- The opening is chordal and organ-like, much thicker in density than the previous sonata.
This sonata is somewhat atypical and sounds more like what Cesar
Franck might pen over a century later. Nonetheless, it shows the
composers versatility and harmonic daring for his time period. Dei
conveys the musical and technical intent without a whimper.
Georg Friedrich Handel Suite in B-flat Major:
- Allemande (1:44)
- This binary, largely homophonic, movement is precisely performed, with excellent attention to
implied inner voices. It is moderate in tempo and spirited with
appropriate ornamentation. Although the timbre (reed choice) is
somewhat too rich for my taste, this dance movement is conveyed
faithfully to Baroque performance practice.
- Courante (1:33)
- This contrasting "running" dance in triple time is performed in a controlled manner. The performer has
chosen in these dances to observe repeats in both sections,
lending the listener ample opportunity to process the musical
detail Handel penned.
- Sarabande (2:59)
- The pompous, ceremonial feeling of this sarabande of Spanish origin provides a fitting contrast in
both ornamentation and tempo to the opening German and French
dances, respectively. The listener can indeed envision court
dancers moving across a drawing room floor with detailed arm
gestures and low foot movements in this movement.
- Gigue (1:25)
- The playful jig, made courtly in this French dance, provides a frolic at the conclusion of this sonata
da camera, based on international dance rhythms. Dei captures the
essence of each dance movement with charm and precision, providing
marked contrast between each.
J.S. Bach Partita II in C minor BWV826 :
- Sinfonia (Grave/Adagio/Andante/Allegro) (4:53)
- The slow opening section uses the dotted (almost doubly so) rhythmic
pattern of the contemporary French overture, pompous and noble.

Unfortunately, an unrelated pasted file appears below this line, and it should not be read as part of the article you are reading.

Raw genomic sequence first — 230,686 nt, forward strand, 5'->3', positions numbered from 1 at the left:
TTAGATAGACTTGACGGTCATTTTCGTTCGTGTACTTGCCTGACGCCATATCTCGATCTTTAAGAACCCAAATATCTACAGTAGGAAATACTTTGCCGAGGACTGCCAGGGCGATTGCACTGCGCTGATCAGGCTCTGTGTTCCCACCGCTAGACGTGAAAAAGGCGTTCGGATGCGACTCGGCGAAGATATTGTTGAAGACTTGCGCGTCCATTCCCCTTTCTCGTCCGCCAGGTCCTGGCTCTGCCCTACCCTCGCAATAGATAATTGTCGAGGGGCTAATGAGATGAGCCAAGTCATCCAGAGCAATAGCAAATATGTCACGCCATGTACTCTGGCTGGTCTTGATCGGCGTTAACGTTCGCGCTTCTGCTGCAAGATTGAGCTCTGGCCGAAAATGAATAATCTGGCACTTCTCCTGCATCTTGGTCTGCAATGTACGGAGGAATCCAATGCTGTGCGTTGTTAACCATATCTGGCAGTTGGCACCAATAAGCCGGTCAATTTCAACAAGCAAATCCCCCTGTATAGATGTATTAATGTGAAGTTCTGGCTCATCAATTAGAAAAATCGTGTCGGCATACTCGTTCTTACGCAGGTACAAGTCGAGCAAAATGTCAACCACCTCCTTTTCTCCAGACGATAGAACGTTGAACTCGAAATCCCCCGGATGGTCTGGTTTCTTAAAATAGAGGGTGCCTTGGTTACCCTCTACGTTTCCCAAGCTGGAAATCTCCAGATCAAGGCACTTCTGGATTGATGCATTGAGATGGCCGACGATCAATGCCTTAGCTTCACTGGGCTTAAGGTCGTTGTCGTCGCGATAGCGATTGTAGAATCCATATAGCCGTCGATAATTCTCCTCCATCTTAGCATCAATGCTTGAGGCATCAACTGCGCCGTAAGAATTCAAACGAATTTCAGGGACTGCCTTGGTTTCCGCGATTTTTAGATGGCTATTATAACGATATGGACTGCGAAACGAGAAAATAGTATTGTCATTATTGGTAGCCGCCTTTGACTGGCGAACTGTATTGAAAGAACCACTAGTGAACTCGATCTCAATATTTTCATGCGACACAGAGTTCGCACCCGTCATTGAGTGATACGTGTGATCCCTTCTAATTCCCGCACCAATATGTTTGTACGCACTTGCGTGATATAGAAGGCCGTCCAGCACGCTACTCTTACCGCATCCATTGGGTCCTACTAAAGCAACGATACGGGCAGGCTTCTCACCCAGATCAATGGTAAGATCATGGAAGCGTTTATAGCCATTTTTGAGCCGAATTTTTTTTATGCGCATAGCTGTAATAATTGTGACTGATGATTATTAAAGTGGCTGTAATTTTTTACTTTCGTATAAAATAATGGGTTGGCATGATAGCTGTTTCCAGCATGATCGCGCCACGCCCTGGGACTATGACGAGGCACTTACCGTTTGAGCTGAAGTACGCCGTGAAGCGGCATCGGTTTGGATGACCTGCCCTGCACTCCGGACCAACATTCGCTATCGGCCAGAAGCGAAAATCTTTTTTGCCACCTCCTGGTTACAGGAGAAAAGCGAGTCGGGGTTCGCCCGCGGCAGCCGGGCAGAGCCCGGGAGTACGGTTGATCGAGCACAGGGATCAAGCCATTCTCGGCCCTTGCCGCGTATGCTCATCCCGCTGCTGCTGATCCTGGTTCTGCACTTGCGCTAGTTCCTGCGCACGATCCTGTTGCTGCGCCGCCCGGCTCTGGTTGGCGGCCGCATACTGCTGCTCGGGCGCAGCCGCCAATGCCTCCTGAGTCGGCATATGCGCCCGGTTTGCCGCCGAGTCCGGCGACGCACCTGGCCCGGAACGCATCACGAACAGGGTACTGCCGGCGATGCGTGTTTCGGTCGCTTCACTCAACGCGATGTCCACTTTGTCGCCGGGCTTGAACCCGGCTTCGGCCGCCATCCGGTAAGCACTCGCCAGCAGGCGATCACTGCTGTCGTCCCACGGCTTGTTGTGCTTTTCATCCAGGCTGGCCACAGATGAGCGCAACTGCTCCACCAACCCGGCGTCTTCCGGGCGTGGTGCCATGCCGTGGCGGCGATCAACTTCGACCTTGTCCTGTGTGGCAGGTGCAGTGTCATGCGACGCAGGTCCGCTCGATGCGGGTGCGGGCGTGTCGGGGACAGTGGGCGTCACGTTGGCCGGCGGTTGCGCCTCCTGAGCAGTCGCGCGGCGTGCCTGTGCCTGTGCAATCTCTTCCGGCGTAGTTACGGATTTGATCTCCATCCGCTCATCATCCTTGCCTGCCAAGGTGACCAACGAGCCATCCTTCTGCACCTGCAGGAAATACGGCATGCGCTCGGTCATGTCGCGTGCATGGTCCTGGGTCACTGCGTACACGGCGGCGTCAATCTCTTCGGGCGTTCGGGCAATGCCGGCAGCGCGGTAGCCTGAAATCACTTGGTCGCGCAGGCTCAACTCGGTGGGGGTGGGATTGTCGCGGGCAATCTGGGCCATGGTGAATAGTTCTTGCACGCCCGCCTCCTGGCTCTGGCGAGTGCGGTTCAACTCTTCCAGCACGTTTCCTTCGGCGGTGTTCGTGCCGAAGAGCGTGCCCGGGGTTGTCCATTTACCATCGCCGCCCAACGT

For the ensuing andante, Dei chooses a lighter reed and
easier flow, contrasting markedly with the opening grave.
The left hand provides a complementary continuo accompaniment to
the ornate right hand melody. Dei correctly interprets the
closing much like seco recitativo, with cessation of the
beat or senza battuta. The concluding allegro
provides yet more variety and the left hand technique of the
performer in this concluding passage is particularly impressive.
- Allemande (4:39)
- The tempo of this German dance in quadruple time is moderate. The melodic line is nicely delineated
against the continuo, emphasizing the contrast between the two
moving lines. Dei uses AABB repetition in this performance and
proves particularly adept in bringing out implied inner voices in
the right hand by minute attention to phrasing.
- Courante (2:32)
- This dance contrasts with the allemande in meter (triple) and
general busyness. Dei's choice of reeds is good and clearly helps delineate
melodic line as well as provide contrast between movements. He
repeats both sections as he did the allemande.
Ornamentation is very good in this dance.
- Sarabande (3:29)
- There is reminder in this slow dance that Bach also wrote Air in G from an orchestral
suite. The performer provides different ornamentation on section
repeats, a delightful surprise.
- Rondeau (1:21)
- This musical frolic is daring and exciting, demonstrating once again the incredible left hand
technique of the performer. The tempo is breathtaking in this
optional dance in triple time.
- Capriccio (3:43)
- This is an obligatory dance in the partita, taking the place of the gigue. It provides noble
conclusion, much like the opening sinfonia.
At the conclusion of this review, I was compelled to return to
the Scarlatti sonatas and the Bach partita and play them on the
piano, an instrument of transcription for these early 18th Century
works. How appropriate that the performer on this CD has chosen these
for transcriptions for accordion, another borrowed instrument, since
they were originally intended for harpsichord. I found the sonatas,
the Handel suite and the Bach partita delightful and appropriate
interpretations, composed by three contemporaries who were all born
in the same year and who lived about the same length of time. What a
wonderful way to ensure their music lives on among another group of
aficionados. I applaud Alessandro Dei for his fine transcriptions and
his impeccably polished performances! This is a musician's CD,
particularly if he or she plays the accordion.